We’re a week into Anthony Scaramucci’s tenure as President Trump’s Director of Communications, perhaps the only full week he’ll serve, as incredulity at this latest turn in the Trump White House soap-opera has already turned to high farce with Mooch’s expletive laden on-the-record interview with The New Yorker’s Ryan Lizza where he firmly set his sights on ridding the Trump Administration of Chief of Staff Reince Priebus, and political svengali, Steve Bannon.

Scaramucci has launched himself into one of the hottest hot seats in global political communication – but seemingly with no grasp of either Journalist, nor Organisational Communications, School 101. As someone who spent over 20 years in corporate communications prior to heading into academia, that appals and saddens me. Scaramucci is seemingly ignorant both of how the media operates (nothing is off the record until both sides have agreed that’s the case), and of what makes a great spokesperson, be it for a corporate or a president.

Now Mooch is clearly a pal of the President, albeit politically, it seems he’s a very recent one. You can almost imagine his pitch for the Director of Comms role: “Hey Mr President. I can walk and talk at the same time. Give me enough access and I’ll spit out whatever you want me to, with a big grin and a warm, Italian, touchy-feely tone that’ll have the White House reporters eating outta my hand! Capiche? How hard can it be?”

Well, if you know nothing about it, pretty hard, as Anthony’s  first week in big school has shown. Here are just a few lessons he should have learned.

  1. Be aware of your net footprint. Scaramucci has been all over Twitter for a while, with positions on issues such as gun control and climate change at odds with the president. All week he has been mocked for them – and trying to “acid wash” (a Donald Trump term, seemingly from the 80s) them away after the event just doesn’t work, and has drawn ever more exposure to his past views.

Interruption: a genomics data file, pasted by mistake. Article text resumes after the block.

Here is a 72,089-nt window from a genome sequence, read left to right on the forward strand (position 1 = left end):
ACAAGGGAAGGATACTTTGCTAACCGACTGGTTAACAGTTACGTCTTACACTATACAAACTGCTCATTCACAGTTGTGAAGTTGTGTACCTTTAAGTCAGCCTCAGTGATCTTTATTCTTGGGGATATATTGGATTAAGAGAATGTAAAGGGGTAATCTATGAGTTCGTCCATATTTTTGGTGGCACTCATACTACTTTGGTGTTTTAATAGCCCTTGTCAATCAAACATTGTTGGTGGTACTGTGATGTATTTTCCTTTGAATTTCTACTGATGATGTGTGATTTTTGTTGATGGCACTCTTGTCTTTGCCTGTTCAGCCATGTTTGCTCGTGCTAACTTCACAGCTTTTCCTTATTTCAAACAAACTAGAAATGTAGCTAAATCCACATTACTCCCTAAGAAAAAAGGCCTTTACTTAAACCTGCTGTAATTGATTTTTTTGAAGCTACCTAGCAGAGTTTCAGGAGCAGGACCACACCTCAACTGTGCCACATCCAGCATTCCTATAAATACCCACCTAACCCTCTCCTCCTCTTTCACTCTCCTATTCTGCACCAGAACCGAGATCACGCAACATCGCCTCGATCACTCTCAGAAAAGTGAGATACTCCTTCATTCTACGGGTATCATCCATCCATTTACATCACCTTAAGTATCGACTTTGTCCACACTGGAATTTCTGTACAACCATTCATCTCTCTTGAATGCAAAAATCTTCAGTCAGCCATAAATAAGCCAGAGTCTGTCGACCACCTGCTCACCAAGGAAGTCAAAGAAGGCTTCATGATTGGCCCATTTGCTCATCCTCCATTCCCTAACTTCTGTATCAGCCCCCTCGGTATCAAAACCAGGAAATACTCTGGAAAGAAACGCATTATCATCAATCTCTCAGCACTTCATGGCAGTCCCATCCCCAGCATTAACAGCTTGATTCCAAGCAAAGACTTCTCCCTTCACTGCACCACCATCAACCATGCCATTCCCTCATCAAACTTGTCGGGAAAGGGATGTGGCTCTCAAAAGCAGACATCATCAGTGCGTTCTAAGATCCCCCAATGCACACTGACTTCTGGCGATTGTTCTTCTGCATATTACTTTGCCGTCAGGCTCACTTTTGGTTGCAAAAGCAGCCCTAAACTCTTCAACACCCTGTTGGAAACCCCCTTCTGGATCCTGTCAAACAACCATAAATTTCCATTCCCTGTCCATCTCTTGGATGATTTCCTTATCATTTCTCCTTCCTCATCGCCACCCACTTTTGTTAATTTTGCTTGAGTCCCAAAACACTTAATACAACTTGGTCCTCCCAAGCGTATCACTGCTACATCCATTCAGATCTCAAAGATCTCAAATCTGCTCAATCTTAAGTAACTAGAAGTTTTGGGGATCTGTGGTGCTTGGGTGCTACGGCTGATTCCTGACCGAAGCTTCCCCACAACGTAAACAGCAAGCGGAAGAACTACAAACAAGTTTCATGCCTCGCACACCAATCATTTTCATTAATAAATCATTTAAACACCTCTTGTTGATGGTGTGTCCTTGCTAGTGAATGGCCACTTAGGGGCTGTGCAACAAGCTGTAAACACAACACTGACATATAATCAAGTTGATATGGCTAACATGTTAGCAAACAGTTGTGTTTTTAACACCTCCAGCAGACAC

2. Be humble. According to Scaramucci’s late night rant, he’s here to “serve the country”. Perhaps that entails first getting to know the country from other than a Wall Street perspective, and taking the time to get to know his colleagues, stakeholders and audience before letting rip. Tom Wolfe’s description of a ‘Master of the Universe’ is apt for the Mooch. He arrived in the West Wing Press Briefing Room knowing it all. A week later, it’s apparent to the rest of us that he has an awful lot to learn.
  3. Be proud of what you do, but leave your ego at the door – is Mooch proud of what he’s doing, or has he just sold his soul to be Trump’s consigliere? Great Directors of Communication hone their craft over years. They stand up to their bosses, acting as part conscience, part teacher as they shape the messages that will create the right actions from those on the receiving end. As soon as they become the story, their impact wanes – as seen with Sean Spicer almost from January 21. The very best spokespeople understand the media and can push all the right buttons – but they never eclipse the star.

Anthony Scaramucci’s performance so far is more the fire cracker than the Saturn V rocket. Maybe he’s a quick study. Maybe, as some journalists contend, he’s not in Trump’s pocket, but a tool for Jared Kushner and Ivanka Trump in the power struggle with Bannon and Priebus. Perhaps he has been the perfect deflection in a terrible week for the Trump presidency. What he’s not, and I suspect will never be, is an effective Director of Communications. But there again, this White House is consistent only in its surprises. It’s a circus, and Mooch is the new clown in town.

Mark Shanahan

Politics & IR lecturer, University of Reading

photo credit: Pablo Martinez Monsivais/AP